1. Cheerleader; sometimes I need someone to listen and even when I am at my worst they can remember from the past my strengths and give me feedback that reminds me of how far I have come. They don’t get bogged down in the problem or trying to help me solve it because they don’t see it as a problem. I need someone that can catch me getting it right; to see good in me when I cannot and to hold my attention on what is working. I need to hear the positive impact I have on others to counteract any criticism I am giving myself through the process. Sometimes I just lose sight of how wonderful I am; and to have someone say something nice outside of me makes me tingle with joy inside.

The Listening Detective: is who I have become. I have come to realise that sometimes my clients need a compassionate companion and sometimes they need coaching and sometimes they need Clean Language facilitation and sometimes they need a mentor or cheerleader. We chat with the purpose of working in partnership to understand what kind of listening works for them and of course it changed. Whilst most of the time I am a Clean Language facilitator I am also a mentor. I am good at articulating my experience and sharing my inside stories I have found can help others access their wisdom within.

Take a moment to consider what kind of listening you want and need.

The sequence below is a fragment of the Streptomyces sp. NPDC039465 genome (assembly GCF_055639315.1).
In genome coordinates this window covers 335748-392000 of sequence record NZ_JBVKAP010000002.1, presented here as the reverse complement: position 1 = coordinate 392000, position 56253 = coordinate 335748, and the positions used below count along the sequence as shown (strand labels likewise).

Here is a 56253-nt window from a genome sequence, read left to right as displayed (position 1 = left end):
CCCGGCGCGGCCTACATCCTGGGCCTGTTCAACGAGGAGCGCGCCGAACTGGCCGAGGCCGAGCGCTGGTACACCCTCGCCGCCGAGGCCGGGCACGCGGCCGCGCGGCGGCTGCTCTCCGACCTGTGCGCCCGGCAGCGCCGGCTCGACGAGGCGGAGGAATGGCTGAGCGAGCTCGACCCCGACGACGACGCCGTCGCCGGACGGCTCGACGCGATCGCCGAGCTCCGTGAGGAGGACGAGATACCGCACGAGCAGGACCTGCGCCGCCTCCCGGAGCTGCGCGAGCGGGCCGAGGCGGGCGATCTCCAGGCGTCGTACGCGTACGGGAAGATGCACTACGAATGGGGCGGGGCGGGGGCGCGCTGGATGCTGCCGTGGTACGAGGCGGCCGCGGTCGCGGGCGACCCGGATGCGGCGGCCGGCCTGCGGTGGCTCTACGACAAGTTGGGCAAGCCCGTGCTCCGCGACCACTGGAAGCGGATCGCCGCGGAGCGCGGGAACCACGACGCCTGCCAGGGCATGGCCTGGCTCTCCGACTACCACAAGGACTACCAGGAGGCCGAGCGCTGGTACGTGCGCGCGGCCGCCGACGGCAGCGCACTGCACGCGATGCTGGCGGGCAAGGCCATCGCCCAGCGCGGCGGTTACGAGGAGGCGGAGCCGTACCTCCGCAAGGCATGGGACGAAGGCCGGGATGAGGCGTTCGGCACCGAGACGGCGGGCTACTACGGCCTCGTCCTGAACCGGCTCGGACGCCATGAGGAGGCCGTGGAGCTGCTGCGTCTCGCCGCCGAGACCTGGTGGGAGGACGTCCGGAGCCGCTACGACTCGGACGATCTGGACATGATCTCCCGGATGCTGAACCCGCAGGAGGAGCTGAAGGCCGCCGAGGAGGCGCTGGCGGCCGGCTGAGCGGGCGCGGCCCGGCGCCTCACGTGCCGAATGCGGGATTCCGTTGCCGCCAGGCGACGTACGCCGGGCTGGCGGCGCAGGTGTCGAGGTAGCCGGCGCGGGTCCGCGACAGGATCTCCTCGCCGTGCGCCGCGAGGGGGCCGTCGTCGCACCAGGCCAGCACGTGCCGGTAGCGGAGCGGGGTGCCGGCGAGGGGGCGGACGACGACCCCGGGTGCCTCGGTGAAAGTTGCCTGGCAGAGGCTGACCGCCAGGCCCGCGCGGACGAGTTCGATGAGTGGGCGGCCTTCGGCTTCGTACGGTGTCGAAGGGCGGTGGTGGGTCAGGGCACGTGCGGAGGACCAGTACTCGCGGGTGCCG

When you are listening to someone, listening for you is like what?

When someone is listening to you and it works for you, that is like what?

What do you know now about listening?

What difference does knowing that make? If any?

 

If these are questions you are interesting in exploring then check out The Do Delegate or Ditch Academy. Do Delegate or Ditch Academy – (stepbysteplistening.com)

 

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About The Author

Sheryl Andrews (aka The Listening Detective)

Founder of Step by Step Listening, Sheryl Andrews has always been keen to create space where other people felt safe to speak their truth no matter what that was. She is well known for her ability to motivate, manage and mentor others through change and loves nothing more than helping others feel heard and understood. She soon discovered there were 8 different kinds of listening and often people started talking without knowing which they needed. At Step by Step Listening they create space to explore what kind of listening works to ensure individuals are resourced to work, learn and live at their best with others and on their own. .